Dakota Access pipeline temporarily shut down in legal and 'spiritual' battle

Horses graze early on the morning of Sept. 14, 2016, at the Oceti Sakowin camp near the Standing Rock Reservation in North Dakota, where thousands of people are camped in solidarity with the Standing Rock Sioux Tribe in opposition to the Dakota Access pipeline project. It's reportedly the largest gathering of Native Americans in more than a century. (AP/RNS/Emily McFarlan Miller)

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The U.S. District Court for the District of Columbia has temporarily shut down the Dakota Access pipeline for the latest twist in what activists and religious leaders have called a " spiritual battle."

Oil must stop flowing through the Dakota Access pipeline by Aug. 5, according to a decision July 6 by Judge James E. Boasberg, who in March ordered a new environmental review for the pipeline.

His decision followed a series of briefings on whether to shut down the pipeline pending the review. In it, Boasberg pointed to the "seriousness" of the Army Corps of Engineers' violation of the National Environmental Policy Act by not previously conducting a thorough environmental impact study and the "potential harm each day the pipeline operates."

"Today is a historic day for the Standing Rock Sioux Tribe and the many people who have supported us in the fight against the pipeline," Standing Rock Sioux Chairman Mike Faith said in a written statement.

"This pipeline should have never been built here. We told them that from the beginning."

Standing Rock Sioux celebrate 'significant legal win' in DAPL fight

The Dakota Access pipeline runs from North Dakota to Illinois.

That path takes it beneath Lake Oahe near the Standing Rock Sioux Reservation in North Dakota, where, from 2016 to 2017, thousands of people gathered in prayer camps to stop the pipeline's construction.

"Fearing severe environmental consequences, American Indian Tribes on nearby reservations have sought for several years to invalidate federal permits allowing the Dakota Access Pipeline to carry oil under the lake," Boasberg wrote in the July 6 decision.

"Today they finally achieve that goal — at least for the time being."

The Standing Rock Sioux Tribe and other Native American nations in the area have not just objected to the Dakota Access pipeline for environmental reasons, but also for religious reasons. They've pointed to beliefs that the Creator has instructed them to care for the land and that water is sacred.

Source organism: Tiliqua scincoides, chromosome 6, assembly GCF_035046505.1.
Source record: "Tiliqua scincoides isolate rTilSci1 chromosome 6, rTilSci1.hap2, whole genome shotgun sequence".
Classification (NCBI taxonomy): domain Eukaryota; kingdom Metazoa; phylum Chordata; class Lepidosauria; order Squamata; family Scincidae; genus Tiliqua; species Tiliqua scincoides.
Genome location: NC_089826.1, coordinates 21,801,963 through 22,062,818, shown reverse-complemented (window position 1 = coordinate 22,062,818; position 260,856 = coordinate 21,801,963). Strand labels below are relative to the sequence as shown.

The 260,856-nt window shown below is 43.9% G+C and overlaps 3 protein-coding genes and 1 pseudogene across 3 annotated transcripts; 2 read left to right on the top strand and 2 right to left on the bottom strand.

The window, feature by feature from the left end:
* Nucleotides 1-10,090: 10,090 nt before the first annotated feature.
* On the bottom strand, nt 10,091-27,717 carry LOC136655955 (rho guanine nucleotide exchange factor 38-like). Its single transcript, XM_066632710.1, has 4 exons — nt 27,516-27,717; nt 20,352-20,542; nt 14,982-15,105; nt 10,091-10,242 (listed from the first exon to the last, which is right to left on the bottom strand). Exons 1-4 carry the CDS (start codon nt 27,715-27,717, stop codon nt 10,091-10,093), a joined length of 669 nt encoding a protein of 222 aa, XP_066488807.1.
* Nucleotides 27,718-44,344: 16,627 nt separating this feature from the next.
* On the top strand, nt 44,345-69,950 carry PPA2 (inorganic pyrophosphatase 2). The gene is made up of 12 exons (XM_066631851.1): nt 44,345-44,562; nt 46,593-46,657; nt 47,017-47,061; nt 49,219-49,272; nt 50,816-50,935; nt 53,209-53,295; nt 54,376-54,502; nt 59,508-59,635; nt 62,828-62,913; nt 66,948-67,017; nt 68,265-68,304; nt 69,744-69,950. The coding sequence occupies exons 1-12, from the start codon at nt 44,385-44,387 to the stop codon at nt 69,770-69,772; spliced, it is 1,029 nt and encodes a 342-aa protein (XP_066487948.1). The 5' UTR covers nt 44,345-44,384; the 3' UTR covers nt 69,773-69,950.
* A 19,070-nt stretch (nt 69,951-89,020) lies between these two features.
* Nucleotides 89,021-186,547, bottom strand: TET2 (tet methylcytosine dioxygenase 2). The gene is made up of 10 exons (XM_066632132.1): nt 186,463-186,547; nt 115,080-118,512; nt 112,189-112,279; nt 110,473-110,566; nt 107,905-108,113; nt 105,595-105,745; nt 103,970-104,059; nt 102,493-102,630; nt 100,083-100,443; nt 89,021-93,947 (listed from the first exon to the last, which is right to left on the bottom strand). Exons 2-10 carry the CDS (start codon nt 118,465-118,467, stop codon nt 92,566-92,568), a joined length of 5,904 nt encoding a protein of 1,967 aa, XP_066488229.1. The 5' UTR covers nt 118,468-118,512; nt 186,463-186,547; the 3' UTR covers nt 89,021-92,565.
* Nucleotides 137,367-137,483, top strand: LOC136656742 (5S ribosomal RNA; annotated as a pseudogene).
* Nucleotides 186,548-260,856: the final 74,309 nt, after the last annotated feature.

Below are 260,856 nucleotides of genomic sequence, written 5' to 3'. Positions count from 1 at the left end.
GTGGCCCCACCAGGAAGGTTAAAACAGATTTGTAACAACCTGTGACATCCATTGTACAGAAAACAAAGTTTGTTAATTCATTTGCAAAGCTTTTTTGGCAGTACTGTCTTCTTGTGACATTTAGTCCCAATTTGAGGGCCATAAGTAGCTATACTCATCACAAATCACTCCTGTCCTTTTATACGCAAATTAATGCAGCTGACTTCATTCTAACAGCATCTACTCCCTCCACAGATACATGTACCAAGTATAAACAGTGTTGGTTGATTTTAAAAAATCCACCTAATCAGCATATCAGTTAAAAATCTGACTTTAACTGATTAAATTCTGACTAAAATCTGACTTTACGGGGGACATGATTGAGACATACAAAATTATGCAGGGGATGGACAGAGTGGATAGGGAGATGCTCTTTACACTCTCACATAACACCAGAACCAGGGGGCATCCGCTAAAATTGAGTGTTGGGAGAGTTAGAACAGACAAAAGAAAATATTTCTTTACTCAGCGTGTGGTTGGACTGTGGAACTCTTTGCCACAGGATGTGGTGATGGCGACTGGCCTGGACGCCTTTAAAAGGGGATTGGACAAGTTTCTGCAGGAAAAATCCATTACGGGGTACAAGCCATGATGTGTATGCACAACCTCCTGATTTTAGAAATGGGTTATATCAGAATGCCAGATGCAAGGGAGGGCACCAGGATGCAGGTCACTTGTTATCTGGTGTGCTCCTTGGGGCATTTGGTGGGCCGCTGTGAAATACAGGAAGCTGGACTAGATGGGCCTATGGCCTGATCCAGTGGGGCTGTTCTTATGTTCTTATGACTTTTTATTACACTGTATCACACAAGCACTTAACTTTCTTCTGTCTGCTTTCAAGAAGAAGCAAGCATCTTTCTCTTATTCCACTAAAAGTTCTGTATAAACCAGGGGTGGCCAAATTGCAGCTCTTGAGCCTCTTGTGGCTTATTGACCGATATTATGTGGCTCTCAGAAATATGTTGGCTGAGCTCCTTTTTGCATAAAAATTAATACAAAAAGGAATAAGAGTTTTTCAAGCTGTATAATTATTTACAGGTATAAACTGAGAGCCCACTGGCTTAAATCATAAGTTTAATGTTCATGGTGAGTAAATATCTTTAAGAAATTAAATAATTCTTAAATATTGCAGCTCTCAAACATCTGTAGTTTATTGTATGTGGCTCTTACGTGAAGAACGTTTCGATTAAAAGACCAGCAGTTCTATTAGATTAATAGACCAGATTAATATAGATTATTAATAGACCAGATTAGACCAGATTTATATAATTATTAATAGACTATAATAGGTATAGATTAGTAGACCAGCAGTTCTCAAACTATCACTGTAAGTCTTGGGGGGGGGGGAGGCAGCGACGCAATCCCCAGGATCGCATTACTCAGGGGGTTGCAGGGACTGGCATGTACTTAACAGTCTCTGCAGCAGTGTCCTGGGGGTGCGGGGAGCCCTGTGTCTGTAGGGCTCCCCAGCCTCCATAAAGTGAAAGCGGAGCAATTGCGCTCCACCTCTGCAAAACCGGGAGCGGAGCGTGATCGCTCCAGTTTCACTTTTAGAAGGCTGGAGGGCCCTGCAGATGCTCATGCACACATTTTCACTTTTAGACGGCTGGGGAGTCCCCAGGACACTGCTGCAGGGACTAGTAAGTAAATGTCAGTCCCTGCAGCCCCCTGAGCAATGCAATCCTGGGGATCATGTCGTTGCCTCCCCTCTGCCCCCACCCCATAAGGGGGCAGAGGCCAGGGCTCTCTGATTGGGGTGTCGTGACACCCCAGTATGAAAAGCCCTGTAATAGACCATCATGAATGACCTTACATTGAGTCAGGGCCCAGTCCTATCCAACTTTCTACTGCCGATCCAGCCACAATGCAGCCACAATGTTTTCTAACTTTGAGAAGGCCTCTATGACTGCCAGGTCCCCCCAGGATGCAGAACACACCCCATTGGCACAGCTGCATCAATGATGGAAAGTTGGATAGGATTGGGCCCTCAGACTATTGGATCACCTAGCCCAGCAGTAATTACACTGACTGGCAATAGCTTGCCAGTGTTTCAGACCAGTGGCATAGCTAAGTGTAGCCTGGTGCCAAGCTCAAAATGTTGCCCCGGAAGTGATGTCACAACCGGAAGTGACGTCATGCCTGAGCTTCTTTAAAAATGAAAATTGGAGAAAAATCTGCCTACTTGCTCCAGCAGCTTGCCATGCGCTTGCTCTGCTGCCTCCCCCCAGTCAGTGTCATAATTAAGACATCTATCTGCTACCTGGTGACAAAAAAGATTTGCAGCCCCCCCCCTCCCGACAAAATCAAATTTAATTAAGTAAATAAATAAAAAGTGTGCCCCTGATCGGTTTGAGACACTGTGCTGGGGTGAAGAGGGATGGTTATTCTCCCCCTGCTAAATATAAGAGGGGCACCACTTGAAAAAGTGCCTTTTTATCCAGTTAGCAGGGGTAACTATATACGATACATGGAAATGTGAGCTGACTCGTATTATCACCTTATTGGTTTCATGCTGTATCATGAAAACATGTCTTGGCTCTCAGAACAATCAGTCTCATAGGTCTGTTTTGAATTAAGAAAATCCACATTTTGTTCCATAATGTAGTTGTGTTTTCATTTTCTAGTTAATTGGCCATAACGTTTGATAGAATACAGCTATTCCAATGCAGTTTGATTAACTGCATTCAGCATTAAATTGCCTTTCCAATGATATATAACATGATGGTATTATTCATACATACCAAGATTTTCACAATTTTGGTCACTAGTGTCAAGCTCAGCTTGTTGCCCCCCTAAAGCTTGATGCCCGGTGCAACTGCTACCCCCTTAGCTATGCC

They fought construction of the pipeline not just in court, but also spiritually.

"We're fighting the pipeline with prayer," tribal councilman Dana Yellow Fat  told Religion News Service  in 2016 at the Oceti Sakowin Camp.

Along the way, they have gotten support from several Protestant Christian denominations, including the  United Methodist Church,  United Church of Christ, the Episcopal Church,  Presbyterian Church (U.S.A.)  and  Evangelical Lutheran Church in America.

Sioux anti-pipeline action sustained by Native American spirituality

Oil has been flowing through the Dakota Access pipeline since 2017.

After President Donald Trump signed a memorandum expediting approval of the pipeline, the Army Corps of Engineers concluded an environmental impact statement wasn't necessary to grant an easement for the Missouri River crossing at Lake Oahe.

In March, Boasberg ruled that had violated the National Environmental Policy Act. He ordered the Corps to complete the full environmental impact statement.

The judge also asked for briefings on "whether the easement should be vacated and the pipeline emptied" in the meantime.

On July 6, he wrote, "Although mindful of the disruption such a shutdown will cause, the Court now concludes that the answer is yes."

The Corps has estimated it will take 13 months to complete the environmental impact statement, according to the decision. However, a written statement from Earthjustice, which represents the Standing Rock Sioux in court, said a full environmental review "normally takes several years."

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